RAGBRAI has become a sort of democratic quest for our personal vitality and sense of community.
“I talk to bike dealers all over the country and they tell me they can’t understand why they can’t have the impact we’ve had with RAGBRAI,” Ridgway said. “I tell them you have mountains, but you don’t have 3 million Iowans. People don’t come here to say, ‘Look at that beautiful cornfield.’ They come here and see people who put a sign on their door — ‘Come on in.’ ”
37 of 39 RAGBRAIs down
Doug Greiner suits up for RAGBRAI No. 38 today. His first: 1975, as a 13-year-old, a year after his parents told him he was too young — but, fine, he could go the next year if this bike ride across Iowa happened again.
“The next year came, there was a ride, and I reminded them of their promise,” said Greiner, now 50 and living in Springfield, Mo. He would bike the final three days, as the route passed near the family farm in Keota, Ia., and his parents would meet him at night.
“I recall wearing tennis shoes, jeans, a T-shirt, and at the insistence of my mother, a rather long fiberglass pole with an orange flag was attached to the back axle of my bike,” he said. “No shorts, no gloves, no helmet, no cellphone, none of the things riders take for granted today.”
It was an exhausting first day, and somewhere near Lynnville a thirsty Greiner stopped at a rural house and asked for a drink. Instead, the woman in the yard brought him an ice cream sandwich. “I think it may have been the most delicious ice cream sandwich I have ever eaten,” he said. “Before she knew it, she was giving ice cream sandwiches to everyone who was in her yard.”
His parents picked him up, took him to dinner, and brought him home for the night. “Exceedingly early” the next morning, his mother woke him up with a “you wanted to ride, so you have to get up.” “I think she thought it was punishment for pestering them to let me go in the first place,” Greiner said.
The rest of the ride was a wonderful experience. “What she had unwittingly done was to set me on the roads of Iowa for years to come. I was hooked and I haven’t missed a RAGBRAI since.”
— Tim Paluch
The official pie judge
Mark Hilton is proud to be the first “official pie judge of RAGBRAI,” a title he says was bestowed upon him from 1991 to 1997.
After his initial ride in 1990, Hilton, then 32, contacted the Register’s Chuck Offenburger and told him someone needed to judge all those pies as a way to give accolades to the fine bakers of Iowa. Hilton then wrote up stories of the top pies for seven years — “I even got my name in Sports Illustrated one year,” he said.
Hilton heard about RAGBRAI, he said, “from anyone that I knew was into cycling.” He rode on a 900-mile trip in Colorado at 16, and an 800-miler from Virginia to Indiana when he was 18. His family moved to Iowa in 1983 and he and three pals rode RAGBRAI for the first time in 1990. The next year, they formed “Team Pie,” and he would send Offenburger his top-10 pie list at the end of each ride.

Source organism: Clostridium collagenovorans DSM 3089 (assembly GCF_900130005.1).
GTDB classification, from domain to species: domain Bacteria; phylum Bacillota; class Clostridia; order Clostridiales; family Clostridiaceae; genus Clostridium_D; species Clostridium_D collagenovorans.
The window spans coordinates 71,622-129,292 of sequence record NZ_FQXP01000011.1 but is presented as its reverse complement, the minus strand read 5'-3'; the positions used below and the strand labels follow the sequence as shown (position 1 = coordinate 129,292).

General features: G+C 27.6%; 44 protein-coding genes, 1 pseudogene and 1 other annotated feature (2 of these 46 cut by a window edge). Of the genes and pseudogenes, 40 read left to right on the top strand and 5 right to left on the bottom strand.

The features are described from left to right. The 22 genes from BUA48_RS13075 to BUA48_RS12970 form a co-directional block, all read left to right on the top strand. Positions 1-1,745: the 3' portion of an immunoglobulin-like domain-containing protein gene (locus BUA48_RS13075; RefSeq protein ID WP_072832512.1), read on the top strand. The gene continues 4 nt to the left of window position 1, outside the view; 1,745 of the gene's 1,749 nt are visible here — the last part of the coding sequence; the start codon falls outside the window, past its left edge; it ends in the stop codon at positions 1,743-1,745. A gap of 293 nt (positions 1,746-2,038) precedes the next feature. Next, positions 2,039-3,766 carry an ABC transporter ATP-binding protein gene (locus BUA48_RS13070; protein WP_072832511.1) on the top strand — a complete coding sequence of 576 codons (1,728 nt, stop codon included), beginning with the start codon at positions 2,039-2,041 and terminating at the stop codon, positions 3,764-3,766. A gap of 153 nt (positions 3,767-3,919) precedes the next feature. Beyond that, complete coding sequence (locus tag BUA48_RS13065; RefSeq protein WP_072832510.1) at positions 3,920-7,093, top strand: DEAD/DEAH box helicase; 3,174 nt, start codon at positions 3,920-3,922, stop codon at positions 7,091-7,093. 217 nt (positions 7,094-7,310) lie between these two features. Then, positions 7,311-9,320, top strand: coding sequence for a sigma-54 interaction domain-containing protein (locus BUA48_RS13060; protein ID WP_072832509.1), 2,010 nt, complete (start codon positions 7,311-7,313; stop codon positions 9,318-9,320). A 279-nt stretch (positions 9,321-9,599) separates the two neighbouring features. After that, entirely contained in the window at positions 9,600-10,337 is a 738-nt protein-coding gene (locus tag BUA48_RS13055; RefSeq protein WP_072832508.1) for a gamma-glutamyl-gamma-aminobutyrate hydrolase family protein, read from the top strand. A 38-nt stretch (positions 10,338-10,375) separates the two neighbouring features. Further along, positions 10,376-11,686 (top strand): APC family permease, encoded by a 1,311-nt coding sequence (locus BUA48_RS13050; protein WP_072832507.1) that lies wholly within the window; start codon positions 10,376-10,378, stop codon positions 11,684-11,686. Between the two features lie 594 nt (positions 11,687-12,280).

“Many winners were ‘church ladies’ and I heard from a number of them after the ride,” he said. “They would tell me of their newfound fame as a pie-baking champion.”
This year he’s back to ride in the 40th RAGBRAI, and will be joined by his oldest son, Matt.
— Tim Paluch
Hospitality, Iowa style
Rich Jones doesn’t remember the exact year he learned just how hospitable Iowans could be when RAGBRAI rolls through their towns.
It was the early 1990s and he was part of a small group of six family members who arranged to stay in a retired couple’s backyard in northwest Iowa. They didn’t know each other, more of a “friend of a friend of a friend” situation, he said.
“That day was my turn to drive our support van and when I pulled into their driveway there was a note on a side door to the garage. The note read ‘We’re not home right now, but the house is open. Go on in and make yourself at home. And there are some fresh brownies for you just inside the kitchen.’
“What wonderful hosts this retired couple was.”
Jones’ teenage son and daughter were along that year, and the experience “left them with a great memory of what RAGBAI is all about as well,” Jones, of Ames, said.
— Tim Paluch
A tough first ride
Janet Stanley, then 24, read about RAGBRAI in The Des Moines Register and thought it would be a good experience for getting out and seeing the state and meeting Iowans.
So she rode the second year on her bright orange bike, in 1974, starting off alone — “did not know a soul nor what I was getting into,” Stanley, now 63 and living in Indianola, said. That first night, she pitched her bright orange tent and asked a camping neighbor to wake her up in the morning (she is hearing impaired).
“He kindly said yes and boy was it dark when he did,” she said. “The rest of the week was history.”
Until the final day, that is. She landed in a Dubuque park and felt weak. She walked around and asked for help at a welcome booth, then woke up in a hospital after suffering from a kidney stone. Her family found her bike and gear where she left it (of course — Iowa courtesy, after all) and was eventually transferred to a hospital in Des Moines, where she recovered quickly.
Despite the medical problems, Stanley went on to ride RAGBRAI four more times.
— Tim Paluch
Happily ever after
“How’s the sandwich?”
Those were the first words Beth Cornelison’s future husband said to her — in Marcus, Ia., in 2002 on RAGBRAI XXX — while the two strangers ate a meal after a long ride.
“Does it matter?” she responded.
And this is how a RAGBRAI love story happens. She was 21, a senior at the University of Iowa and a first-time rider going it alone. He was 33, from Chicago, on his eighth RAGBRAI and with a group in the beer garden. They hung out that day, then again the next night — and the rest of the ride after that.
“The following summer I moved to Chicago and we started dating,” she said. They married in June 2007, and the newlyweds’ honeymoon was spent on, of course, RAGBRAI. They added signs to their bikes that read “Just married … met RAGBRAI 2002” and during a dinner at a senior center in Independence, Ia., someone found them a cake to commemorate the occasion.
The couple, who now live in Illinois, have ridden each RAGBRAI since — except for two abbreviated rides the years their two children were born. (Their kids now wear “Future RAGBRAIer” T-shirts.)
— Tim Paluch